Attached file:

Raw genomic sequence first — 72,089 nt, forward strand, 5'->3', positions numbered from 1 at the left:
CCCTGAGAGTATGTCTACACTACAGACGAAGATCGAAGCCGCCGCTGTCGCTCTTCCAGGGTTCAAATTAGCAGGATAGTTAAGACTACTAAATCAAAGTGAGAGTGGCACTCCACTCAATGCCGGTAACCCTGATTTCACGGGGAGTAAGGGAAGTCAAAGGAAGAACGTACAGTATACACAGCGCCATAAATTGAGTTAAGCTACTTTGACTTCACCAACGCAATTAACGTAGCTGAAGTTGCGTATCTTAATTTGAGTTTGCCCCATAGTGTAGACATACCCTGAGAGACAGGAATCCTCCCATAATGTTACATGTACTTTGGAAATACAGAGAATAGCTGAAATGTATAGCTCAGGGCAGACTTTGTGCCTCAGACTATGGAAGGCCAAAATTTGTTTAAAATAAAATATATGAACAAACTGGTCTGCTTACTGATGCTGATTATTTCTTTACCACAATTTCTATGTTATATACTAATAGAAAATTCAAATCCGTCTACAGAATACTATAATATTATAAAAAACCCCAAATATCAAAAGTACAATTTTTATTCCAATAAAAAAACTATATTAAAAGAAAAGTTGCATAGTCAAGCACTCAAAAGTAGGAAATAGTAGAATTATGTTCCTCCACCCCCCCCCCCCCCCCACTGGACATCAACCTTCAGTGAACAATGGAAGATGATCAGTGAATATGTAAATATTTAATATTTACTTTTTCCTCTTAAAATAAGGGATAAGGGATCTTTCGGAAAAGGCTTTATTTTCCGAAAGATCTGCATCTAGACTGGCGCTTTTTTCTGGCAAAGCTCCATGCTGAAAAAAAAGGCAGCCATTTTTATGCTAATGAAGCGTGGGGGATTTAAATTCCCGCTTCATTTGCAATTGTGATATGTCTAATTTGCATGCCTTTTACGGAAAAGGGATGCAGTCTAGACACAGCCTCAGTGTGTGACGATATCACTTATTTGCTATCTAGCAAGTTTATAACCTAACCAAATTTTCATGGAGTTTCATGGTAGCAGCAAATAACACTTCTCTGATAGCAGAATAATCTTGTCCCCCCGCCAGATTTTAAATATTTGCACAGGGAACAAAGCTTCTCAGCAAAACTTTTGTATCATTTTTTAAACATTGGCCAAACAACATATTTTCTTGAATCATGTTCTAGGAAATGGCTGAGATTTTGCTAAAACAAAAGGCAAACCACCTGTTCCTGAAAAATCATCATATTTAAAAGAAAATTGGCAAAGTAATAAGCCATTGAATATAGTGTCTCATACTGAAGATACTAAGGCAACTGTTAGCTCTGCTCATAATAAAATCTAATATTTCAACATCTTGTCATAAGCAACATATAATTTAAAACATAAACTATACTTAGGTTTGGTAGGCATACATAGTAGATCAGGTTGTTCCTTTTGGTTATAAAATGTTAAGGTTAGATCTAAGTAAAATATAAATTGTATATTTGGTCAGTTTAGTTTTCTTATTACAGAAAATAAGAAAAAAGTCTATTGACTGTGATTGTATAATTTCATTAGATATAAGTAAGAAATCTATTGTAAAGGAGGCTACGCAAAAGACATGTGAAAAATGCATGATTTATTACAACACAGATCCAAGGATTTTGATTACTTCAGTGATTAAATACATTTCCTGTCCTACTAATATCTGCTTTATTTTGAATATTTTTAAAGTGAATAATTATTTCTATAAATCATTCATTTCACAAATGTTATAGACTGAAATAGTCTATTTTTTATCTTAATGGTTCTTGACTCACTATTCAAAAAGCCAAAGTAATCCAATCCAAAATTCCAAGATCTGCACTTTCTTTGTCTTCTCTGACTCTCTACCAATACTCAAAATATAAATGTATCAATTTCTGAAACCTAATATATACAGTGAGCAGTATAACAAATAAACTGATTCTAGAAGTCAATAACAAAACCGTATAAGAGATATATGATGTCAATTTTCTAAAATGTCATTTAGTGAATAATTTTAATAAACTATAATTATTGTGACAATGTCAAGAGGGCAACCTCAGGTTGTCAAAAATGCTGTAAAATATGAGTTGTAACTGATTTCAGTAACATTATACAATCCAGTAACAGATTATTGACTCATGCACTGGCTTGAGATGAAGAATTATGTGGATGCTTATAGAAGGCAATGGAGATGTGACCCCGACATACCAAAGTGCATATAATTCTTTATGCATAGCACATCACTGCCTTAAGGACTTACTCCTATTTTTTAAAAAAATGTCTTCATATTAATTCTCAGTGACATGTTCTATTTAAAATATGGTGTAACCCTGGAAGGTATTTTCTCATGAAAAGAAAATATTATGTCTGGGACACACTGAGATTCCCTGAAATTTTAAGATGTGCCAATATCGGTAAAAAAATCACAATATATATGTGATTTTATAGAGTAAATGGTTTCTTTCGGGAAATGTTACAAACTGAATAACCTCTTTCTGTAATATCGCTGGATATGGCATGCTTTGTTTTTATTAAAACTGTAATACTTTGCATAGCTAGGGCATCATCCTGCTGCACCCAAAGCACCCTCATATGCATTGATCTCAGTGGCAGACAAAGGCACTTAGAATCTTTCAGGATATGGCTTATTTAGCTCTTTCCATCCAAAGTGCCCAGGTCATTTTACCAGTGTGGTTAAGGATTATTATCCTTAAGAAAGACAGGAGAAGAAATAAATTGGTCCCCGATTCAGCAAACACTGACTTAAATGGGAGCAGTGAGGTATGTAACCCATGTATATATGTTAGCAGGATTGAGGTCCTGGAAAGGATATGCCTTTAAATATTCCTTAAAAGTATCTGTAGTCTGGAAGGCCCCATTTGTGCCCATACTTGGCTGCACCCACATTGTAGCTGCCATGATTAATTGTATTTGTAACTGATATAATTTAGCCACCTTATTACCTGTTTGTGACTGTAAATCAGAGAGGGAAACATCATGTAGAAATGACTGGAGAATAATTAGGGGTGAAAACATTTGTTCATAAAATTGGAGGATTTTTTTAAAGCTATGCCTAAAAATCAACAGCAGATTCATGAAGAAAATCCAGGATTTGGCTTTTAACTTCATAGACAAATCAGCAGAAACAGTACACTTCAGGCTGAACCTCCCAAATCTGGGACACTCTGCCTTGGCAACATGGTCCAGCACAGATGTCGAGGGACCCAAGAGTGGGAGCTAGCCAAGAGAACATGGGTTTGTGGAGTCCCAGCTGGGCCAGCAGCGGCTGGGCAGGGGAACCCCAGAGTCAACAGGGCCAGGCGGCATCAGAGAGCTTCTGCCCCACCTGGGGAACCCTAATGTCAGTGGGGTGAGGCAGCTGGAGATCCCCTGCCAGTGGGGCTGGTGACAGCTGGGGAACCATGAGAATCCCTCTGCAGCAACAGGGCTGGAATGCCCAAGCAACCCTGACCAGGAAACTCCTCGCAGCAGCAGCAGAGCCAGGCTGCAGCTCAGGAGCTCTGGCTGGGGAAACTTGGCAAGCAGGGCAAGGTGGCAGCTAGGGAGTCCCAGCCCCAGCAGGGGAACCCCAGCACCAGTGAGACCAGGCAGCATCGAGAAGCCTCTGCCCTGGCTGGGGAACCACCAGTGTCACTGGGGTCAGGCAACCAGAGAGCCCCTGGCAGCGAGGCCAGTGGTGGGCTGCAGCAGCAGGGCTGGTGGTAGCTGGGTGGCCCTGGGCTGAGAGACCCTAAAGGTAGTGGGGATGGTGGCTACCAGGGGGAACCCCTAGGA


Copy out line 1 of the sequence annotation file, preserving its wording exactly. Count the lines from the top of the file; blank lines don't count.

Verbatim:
Raw genomic sequence first — 72,089 nt, forward strand, 5'->3', positions numbered from 1 at the left: